Picture a food truck—only for meditation. The latest in portable services, meditation trucks have been popping up and wheeling around US cities, including Detroit and Austin.

Extraordinary Acts of Kindness

  • When a man showed up at an airport with his toddler daughter, he was unpleasantly surprised to learn that, having just turned two, she now needed her own ticket, and he couldn’t afford it. A nearby stranger noticed and, without hesitation, she bought the $749 ticket.
  • The city of Indianapolis installed tiny ramps along its downtown canal in order to save ducklings and other small semi-aquatic animals from drowning. The ramps, made of wood and insulation (to help them float), allow the birds to mount the canal’s concrete edge with ease.

Research Roundup

Taking a Measure of Compassion
All too often, medical care is dismally short on compassion, even though reports have identified it as an essential ingredient for providing quality care. A major barrier to change is the lack of a valid, reliable way to assess compassion in clinical settings. Recently, Shane Sinclair of the University of Calgary and other Canadian colleagues surveyed the existing methods out there. Scouring through research databases, they turned up nine studies describing seven different compassion measurement tools, ranging from a self-report questionnaire for nurses in Korea to a survey of patients’ perceptions of hospital physicians’ caregiving from the Boston-based Schwartz Center for Compassionate Healthcare. All seven methods have “significant limitations that warrant careful consideration,” the authors concluded. No single instrument measured compassion in a comprehensive or rigorous enough fashion; for instance, most of the tools didn’t directly evaluate the desire to help ease suffering, a key element distinguishing compassion from empathy. And for most of the methods, there was little evidence of the measurements’ reliability, validity, or interpretability.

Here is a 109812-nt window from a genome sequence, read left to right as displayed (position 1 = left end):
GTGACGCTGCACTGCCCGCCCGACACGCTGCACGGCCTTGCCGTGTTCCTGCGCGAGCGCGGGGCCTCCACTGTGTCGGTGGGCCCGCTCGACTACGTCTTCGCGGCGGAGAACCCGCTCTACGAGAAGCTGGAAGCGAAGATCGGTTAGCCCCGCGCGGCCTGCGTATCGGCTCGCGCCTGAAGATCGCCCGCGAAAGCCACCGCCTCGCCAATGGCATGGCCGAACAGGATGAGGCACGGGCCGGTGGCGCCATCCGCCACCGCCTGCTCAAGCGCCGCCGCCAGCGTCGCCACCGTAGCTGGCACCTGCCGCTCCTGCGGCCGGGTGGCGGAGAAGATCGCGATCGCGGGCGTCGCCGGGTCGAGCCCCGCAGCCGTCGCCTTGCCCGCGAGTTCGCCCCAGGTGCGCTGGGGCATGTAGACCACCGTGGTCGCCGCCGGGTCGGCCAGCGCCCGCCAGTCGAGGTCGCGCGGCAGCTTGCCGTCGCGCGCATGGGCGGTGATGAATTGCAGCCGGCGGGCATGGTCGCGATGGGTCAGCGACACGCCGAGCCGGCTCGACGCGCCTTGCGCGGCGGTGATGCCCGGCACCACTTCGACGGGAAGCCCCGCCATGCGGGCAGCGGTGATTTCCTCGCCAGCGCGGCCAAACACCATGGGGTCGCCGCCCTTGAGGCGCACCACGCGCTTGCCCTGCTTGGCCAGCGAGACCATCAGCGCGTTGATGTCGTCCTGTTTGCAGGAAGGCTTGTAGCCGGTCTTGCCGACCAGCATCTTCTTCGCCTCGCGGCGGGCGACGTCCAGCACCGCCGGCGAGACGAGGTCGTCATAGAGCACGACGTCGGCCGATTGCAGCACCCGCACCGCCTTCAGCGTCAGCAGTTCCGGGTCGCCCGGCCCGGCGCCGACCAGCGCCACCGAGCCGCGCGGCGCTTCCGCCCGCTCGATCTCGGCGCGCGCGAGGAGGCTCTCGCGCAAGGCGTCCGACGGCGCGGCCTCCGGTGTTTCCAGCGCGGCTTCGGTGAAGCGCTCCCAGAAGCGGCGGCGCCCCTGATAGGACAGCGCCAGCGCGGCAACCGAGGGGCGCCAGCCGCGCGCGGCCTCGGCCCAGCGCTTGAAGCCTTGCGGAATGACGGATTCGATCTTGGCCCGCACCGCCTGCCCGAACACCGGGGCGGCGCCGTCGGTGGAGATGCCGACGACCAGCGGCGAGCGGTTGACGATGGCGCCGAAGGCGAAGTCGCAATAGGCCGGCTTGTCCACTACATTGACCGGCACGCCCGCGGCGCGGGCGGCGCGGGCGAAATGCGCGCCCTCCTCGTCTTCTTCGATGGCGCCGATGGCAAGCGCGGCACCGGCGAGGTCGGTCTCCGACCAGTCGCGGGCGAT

Being Humble Can Have Its Strengths
Based on national survey responses from 2,800 participants, researchers found correlations suggesting that more humility may help people cope better with stressful life events. Perhaps humble folks are more willing to reach out for support, buffering against mood problems.

It’s Official: Americans Are More Stressed
In its annual survey on “Stress in America,” conducted in August, the American Psychological Association found that a little more than half of Americans were finding the election a significant source of stress, prompting the surveyers to do a follow-up in January, which revealed that Americans’ stress had increased from 4.8 to 5.1 on a 10-point scale in the intervening months, representing the first significant increase since the poll began 10 years ago. Both Republicans (59%) and Democrats (76%) reported being stressed about the future of the country.

The Cost of Happiness?
Across six studies, a New York University researcher and colleagues found that participants rated extremely happy individuals as more naïve than moderately happy individuals. Such inferences may lead people to try to take advantage: One online experiment asked 476 adults to sell a used iPad for much more than its true value to earn a bonus. Choosing between two buyers to negotiate with, most participants picked the very happy-looking one—the one they rated as easier to exploit.